Susan Bohnet
Sally McBride

Susan Bohnet, author of My Life as a Troll, expresses that where you live impacts your literary voice. A succinct way of saying the Canadian voice reflects the Canadian culture. While Sally McBride, author of Indigo Time, emphasizes individualism I read what I read, my voice is my own, and I can appreciate all sorts of different styles and approaches to telling a story. Which reminds us the Canadian voice may emerge from cultural influences, but it has to be our own.

Lorina Stephens, author, and publisher at Five Rivers Publishing, shares her strong belief Canadians have a distinctive voice and experience in the arts. She highlights the geographical influence such a large country has on our voice. She asserts that the enormous country sparsely populated has an effect on our psyche, that translates into a sense of isolation for many of Canadas people, particularly outside the few large urban regions. She also puts focus on the global stage, in that we are part of the G7, but it seems the world pretty much forgets about Canada as any sort of influence. So, that factor feeds into our sense of isolation.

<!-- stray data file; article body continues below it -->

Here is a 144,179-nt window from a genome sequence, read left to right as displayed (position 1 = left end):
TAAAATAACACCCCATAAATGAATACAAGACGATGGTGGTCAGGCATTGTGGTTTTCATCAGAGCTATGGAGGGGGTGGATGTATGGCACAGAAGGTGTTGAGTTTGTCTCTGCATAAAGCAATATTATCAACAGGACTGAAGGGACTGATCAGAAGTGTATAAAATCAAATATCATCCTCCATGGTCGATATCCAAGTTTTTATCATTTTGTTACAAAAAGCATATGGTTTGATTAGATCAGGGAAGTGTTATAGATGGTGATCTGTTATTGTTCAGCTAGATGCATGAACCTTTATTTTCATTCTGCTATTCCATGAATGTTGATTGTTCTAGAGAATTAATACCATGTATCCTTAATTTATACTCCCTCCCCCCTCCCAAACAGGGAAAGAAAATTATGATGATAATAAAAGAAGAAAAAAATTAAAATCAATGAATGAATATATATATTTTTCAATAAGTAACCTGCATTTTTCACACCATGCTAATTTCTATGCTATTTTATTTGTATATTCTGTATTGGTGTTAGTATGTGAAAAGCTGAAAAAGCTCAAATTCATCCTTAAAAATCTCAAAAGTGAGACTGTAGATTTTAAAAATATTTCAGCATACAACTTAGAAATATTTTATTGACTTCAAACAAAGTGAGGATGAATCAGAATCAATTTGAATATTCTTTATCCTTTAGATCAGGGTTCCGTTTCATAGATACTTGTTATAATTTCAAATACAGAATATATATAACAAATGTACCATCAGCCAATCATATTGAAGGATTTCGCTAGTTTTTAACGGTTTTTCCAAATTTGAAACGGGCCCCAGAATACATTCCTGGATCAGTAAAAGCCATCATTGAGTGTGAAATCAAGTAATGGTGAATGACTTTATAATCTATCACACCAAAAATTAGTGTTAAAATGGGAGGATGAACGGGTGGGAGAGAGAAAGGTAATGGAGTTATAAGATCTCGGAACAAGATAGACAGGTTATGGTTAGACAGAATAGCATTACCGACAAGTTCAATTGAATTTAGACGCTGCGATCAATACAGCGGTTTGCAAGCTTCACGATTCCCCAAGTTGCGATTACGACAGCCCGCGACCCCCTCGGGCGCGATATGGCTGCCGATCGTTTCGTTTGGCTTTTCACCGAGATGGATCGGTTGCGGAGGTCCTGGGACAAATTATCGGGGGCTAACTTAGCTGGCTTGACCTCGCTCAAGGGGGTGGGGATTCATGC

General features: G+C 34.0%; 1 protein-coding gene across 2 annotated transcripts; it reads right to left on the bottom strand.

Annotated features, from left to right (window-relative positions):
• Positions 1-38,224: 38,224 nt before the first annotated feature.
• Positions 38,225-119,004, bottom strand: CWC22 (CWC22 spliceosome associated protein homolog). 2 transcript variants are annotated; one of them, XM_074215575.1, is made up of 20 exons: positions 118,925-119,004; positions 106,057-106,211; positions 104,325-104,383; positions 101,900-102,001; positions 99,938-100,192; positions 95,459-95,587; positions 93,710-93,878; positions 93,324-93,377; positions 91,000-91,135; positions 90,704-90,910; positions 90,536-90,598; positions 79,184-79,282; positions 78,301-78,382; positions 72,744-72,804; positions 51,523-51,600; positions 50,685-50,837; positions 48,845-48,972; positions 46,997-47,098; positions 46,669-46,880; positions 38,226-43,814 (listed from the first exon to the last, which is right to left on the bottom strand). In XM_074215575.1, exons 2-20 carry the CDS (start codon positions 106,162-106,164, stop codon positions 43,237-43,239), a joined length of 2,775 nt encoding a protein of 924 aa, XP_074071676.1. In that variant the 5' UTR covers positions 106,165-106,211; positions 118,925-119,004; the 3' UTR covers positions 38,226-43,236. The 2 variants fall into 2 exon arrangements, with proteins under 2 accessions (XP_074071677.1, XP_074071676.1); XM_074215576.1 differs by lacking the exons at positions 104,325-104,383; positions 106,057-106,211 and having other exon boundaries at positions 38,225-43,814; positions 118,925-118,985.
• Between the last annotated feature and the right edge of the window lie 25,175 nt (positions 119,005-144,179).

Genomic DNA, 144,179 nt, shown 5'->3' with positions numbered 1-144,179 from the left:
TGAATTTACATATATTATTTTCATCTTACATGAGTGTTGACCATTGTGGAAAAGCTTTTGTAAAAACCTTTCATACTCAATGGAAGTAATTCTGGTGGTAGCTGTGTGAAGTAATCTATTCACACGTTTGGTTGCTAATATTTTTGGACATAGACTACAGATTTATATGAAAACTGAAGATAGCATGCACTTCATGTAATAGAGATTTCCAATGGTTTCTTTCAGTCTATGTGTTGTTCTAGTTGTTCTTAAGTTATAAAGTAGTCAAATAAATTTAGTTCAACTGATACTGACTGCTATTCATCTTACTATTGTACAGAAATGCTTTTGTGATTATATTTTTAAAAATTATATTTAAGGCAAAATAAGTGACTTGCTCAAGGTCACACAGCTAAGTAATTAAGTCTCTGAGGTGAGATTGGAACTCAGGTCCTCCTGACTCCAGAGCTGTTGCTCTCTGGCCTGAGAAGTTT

Lorina Stephens

Canadas climate also shapes our voice. According to Lorina, the interesting and extreme weather reminds us that there is a necessity to work together in order to survive and survive well.

Lorina also talks about the Canadian heroic figure who deals with the struggle of the individual, championing the underdog, outrage against injustice, ambiguity in the face of implacable forces. Canadian authors dont deal with ultimate good versus evil. They deal with grey, with uncertainty, with small, ordinary people facing extraordinary challenges, finding simple solutions and then slipping into the mainstream again. The heroics are low key, often unidentifiable. And that is such a very Canadian thing.
The Canadian voice is multicultural and in flux.
The Canadian voice speaks about the grey.
The Canadian voice speaks.
Is the scratchy throat gone, or do you want to let us hear what you think defines the Canadian voice? We love to hear your comments.
Or perhaps you want your Canadian voice to be heard? If so scuttle to this page here for Five Rivers Publishing submission guidelines for a turn on the mic. Submissions are welcome every February 1st to the 14th.

Were very excited to hear from you.